Reporting in the Red Zone
Posted on Apr 2, 2006
The American Journalism Review chronicles the perilous conditions under which NPR reporter Deborah Amos and others like her work to get the hardest stories in Iraq—those found outside the Green Zone.
American Journalism Review:
For Deborah Amos, checking her appearance before she ventures outside the protective walls of her living quarters into the wilds of Baghdad has become a ritual: Are the glasses she’s wearing too foreign-looking? Maybe it’s best to take them off. Could the Western-style shoes give her away? Better to change into something more “Iraqi.” Do the scarf hiding her hair and the long, traditional black robe provide enough cover?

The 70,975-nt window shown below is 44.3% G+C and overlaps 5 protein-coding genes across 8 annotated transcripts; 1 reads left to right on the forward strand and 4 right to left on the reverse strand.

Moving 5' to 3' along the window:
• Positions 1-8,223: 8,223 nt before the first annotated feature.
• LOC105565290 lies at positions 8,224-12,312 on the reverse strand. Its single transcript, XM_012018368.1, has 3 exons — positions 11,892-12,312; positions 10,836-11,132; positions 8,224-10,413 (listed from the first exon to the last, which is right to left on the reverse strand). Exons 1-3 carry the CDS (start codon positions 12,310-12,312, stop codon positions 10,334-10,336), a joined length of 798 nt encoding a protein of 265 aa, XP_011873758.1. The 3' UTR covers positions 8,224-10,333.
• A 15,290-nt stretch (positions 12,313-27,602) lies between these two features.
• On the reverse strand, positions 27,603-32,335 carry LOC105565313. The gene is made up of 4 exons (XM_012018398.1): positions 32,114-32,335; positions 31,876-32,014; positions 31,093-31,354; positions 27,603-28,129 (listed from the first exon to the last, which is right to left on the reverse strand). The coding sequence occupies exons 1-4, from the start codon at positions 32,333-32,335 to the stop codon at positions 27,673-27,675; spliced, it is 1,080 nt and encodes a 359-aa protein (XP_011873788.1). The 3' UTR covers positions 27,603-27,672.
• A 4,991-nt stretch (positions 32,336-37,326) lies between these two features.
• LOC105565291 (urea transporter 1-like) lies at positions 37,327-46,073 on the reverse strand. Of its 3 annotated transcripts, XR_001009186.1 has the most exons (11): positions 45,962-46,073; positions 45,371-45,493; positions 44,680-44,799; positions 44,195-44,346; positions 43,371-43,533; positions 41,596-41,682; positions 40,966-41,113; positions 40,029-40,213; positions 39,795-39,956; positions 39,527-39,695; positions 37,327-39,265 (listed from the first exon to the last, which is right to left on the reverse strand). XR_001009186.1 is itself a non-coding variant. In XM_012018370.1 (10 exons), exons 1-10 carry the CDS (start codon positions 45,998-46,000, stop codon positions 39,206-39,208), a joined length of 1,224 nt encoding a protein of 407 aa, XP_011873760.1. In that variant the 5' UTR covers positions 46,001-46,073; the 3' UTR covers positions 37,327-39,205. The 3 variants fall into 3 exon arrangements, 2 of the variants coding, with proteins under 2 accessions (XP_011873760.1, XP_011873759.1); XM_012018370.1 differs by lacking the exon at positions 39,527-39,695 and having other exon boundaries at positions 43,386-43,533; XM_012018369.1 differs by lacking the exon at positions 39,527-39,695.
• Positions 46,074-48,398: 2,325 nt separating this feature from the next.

Once she is satisfied the look is right, the veteran National Public Radio reporter slips into the backseat of the car, reminding herself that a conservative Muslim woman stares straight ahead, avoiding eye contact with drivers on the road or passersby. The demeanor is part of the disguise as she heads to an assignment in the heavily guarded Green Zone, home of the United States Embassy and the Iraqi government.